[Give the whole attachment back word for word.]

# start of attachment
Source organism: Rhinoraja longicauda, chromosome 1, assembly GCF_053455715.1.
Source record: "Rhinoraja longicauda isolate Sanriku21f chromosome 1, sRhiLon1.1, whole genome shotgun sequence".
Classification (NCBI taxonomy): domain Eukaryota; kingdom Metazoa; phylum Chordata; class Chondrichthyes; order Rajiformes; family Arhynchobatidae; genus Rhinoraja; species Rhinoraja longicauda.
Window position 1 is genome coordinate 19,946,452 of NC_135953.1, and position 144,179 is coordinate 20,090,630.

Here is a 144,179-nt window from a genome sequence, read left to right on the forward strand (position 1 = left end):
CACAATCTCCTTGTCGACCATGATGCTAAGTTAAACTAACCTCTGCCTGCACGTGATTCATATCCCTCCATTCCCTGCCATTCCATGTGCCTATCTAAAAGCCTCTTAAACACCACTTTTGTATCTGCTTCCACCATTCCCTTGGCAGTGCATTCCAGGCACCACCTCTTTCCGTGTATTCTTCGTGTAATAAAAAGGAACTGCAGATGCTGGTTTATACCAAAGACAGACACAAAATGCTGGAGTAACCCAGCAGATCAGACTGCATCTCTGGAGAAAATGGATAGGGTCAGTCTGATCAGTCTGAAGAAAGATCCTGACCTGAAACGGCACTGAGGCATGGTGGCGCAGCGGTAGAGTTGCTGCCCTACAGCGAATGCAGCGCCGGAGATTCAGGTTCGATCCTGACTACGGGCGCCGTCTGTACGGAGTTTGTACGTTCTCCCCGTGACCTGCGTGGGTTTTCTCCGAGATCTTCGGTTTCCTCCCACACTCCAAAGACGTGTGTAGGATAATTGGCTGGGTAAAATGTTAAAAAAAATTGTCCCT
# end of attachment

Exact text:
Source organism: Rhinoraja longicauda, chromosome 1, assembly GCF_053455715.1.
Source record: "Rhinoraja longicauda isolate Sanriku21f chromosome 1, sRhiLon1.1, whole genome shotgun sequence".
Classification (NCBI taxonomy): domain Eukaryota; kingdom Metazoa; phylum Chordata; class Chondrichthyes; order Rajiformes; family Arhynchobatidae; genus Rhinoraja; species Rhinoraja longicauda.
Window position 1 is genome coordinate 19,946,452 of NC_135953.1, and position 144,179 is coordinate 20,090,630.

Here is a 144,179-nt window from a genome sequence, read left to right on the forward strand (position 1 = left end):
CACAATCTCCTTGTCGACCATGATGCTAAGTTAAACTAACCTCTGCCTGCACGTGATTCATATCCCTCCATTCCCTGCCATTCCATGTGCCTATCTAAAAGCCTCTTAAACACCACTTTTGTATCTGCTTCCACCATTCCCTTGGCAGTGCATTCCAGGCACCACCTCTTTCCGTGTATTCTTCGTGTAATAAAAAGGAACTGCAGATGCTGGTTTATACCAAAGACAGACACAAAATGCTGGAGTAACCCAGCAGATCAGACTGCATCTCTGGAGAAAATGGATAGGGTCAGTCTGATCAGTCTGAAGAAAGATCCTGACCTGAAACGGCACTGAGGCATGGTGGCGCAGCGGTAGAGTTGCTGCCCTACAGCGAATGCAGCGCCGGAGATTCAGGTTCGATCCTGACTACGGGCGCCGTCTGTACGGAGTTTGTACGTTCTCCCCGTGACCTGCGTGGGTTTTCTCCGAGATCTTCGGTTTCCTCCCACACTCCAAAGACGTGTGTAGGATAATTGGCTGGGTAAAATGTTAAAAAAAATTGTCCCT